Some opponents of the movement feared that Chartists were not just interested in changing the way Parliament was elected, but really wanted to turn society upside down by starting a revolution. They also thought that the Chartists (who said they disapproved of violent protest) were stirring up a wave of riots around the country. For example, Preston in Lancashire was the scene of rioting in 1842.
Support for Chartism peaked at times of economic depression and hunger. There was rioting in Stockport, due to unemployment and near-starvation, and Manchester, where workers protested against wage cuts, wanting "a fair day's pay for a fair day's labour". The "Plug Plots" were a series of strikes in Lancashire, Yorkshire, the Midlands and parts of Scotland that took place in the summer of 1842. Workers removed the plugs from the boilers in order to bring factory machinery to a halt. Wage cuts were the main issue, but support for Chartism was also strong at this time.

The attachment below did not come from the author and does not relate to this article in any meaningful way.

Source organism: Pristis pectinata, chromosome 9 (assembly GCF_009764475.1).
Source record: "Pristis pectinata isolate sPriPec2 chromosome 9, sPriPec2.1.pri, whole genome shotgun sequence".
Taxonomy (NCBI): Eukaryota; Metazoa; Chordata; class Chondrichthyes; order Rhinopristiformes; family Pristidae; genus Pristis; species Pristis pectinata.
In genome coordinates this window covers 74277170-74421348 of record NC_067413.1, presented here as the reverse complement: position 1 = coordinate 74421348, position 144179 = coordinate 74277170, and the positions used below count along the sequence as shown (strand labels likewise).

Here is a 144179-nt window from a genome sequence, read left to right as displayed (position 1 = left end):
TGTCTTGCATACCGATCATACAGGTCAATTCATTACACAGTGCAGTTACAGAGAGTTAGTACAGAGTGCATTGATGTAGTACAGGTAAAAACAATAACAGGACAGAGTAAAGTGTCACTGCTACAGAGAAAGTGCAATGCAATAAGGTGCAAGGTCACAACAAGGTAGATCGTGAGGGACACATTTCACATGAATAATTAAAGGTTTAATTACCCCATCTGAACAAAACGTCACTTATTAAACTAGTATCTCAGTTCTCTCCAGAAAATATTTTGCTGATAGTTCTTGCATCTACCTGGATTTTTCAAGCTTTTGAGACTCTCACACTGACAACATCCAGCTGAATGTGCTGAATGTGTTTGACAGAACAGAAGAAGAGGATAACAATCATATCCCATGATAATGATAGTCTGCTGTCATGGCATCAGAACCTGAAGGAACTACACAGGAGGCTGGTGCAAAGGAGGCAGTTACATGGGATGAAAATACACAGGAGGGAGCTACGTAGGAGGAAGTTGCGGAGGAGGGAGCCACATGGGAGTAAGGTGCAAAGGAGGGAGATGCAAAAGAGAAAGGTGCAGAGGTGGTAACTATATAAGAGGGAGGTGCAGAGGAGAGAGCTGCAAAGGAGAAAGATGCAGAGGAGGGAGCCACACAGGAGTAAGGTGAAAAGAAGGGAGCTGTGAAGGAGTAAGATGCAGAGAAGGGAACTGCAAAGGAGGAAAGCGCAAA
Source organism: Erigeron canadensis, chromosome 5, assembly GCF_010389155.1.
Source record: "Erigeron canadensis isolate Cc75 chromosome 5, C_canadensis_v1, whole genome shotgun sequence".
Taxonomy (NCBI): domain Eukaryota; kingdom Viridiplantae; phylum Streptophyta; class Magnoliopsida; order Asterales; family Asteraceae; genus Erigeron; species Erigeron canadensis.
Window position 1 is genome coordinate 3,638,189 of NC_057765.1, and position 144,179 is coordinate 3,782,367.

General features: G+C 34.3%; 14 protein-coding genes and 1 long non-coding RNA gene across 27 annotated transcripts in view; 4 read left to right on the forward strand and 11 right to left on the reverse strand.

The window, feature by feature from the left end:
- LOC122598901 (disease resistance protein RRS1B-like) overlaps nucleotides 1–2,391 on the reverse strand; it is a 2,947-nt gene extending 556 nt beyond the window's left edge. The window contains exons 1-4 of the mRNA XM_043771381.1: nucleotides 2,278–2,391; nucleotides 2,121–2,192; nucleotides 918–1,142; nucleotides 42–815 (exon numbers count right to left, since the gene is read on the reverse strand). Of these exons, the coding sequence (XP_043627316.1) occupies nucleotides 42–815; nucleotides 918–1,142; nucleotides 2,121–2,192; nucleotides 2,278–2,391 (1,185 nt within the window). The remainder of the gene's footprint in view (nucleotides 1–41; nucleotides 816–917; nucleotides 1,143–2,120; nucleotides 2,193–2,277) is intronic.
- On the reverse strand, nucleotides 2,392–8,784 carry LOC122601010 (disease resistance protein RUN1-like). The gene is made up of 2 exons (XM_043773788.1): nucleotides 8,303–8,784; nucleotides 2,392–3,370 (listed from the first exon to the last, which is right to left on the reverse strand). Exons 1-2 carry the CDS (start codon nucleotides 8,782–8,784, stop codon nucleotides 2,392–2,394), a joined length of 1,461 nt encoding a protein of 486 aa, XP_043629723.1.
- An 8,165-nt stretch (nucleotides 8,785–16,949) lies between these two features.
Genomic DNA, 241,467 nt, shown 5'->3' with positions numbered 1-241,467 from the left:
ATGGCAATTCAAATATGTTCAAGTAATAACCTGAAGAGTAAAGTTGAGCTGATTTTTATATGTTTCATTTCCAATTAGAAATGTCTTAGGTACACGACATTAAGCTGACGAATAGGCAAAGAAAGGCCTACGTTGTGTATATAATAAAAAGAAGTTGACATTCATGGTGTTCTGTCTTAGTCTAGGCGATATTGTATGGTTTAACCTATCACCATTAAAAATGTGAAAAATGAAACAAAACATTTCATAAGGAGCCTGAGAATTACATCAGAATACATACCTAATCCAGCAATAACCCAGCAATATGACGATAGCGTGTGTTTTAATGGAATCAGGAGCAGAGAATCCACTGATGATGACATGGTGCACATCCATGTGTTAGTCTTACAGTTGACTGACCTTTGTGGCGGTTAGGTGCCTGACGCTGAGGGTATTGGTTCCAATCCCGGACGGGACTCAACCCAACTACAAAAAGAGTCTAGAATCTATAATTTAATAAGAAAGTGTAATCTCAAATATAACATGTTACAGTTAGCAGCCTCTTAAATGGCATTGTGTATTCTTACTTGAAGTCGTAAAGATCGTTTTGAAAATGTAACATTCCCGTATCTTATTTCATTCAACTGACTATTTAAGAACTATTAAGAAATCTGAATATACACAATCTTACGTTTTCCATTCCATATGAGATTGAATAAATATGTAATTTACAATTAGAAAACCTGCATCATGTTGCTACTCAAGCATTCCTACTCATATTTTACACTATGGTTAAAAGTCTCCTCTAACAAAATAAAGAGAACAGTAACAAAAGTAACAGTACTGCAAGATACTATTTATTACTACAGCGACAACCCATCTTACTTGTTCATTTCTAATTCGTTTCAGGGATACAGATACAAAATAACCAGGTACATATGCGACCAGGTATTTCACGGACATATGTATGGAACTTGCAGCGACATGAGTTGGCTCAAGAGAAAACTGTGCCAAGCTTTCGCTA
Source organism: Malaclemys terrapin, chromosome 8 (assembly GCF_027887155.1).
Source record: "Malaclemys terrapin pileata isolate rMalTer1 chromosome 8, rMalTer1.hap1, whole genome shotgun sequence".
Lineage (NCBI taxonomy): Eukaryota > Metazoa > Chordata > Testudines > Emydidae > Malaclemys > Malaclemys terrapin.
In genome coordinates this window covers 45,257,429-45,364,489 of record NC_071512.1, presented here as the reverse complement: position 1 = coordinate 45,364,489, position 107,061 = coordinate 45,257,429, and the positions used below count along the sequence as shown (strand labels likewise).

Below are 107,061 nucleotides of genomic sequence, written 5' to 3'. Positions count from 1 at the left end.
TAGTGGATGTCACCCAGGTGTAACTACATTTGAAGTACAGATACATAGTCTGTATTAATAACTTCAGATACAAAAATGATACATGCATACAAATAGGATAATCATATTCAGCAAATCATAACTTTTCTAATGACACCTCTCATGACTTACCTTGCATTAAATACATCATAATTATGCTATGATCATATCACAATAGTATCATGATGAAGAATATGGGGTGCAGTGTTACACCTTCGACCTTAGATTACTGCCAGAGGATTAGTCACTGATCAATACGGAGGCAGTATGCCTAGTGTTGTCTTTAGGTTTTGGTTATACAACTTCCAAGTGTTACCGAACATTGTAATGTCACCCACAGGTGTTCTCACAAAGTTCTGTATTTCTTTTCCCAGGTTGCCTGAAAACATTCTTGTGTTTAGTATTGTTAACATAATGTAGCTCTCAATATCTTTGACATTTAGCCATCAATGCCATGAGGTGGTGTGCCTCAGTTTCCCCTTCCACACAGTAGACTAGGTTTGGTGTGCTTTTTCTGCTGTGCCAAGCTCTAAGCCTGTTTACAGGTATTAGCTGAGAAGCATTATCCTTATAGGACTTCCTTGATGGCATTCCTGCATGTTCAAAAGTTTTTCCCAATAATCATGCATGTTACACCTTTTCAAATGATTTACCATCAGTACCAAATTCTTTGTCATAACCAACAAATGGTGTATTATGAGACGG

Although the Chartist movement ended without achieving its aims, the fear of civil unrest remained. Later in the century, many Chartist ideas were included in the Reform Acts of 1867 and 1884.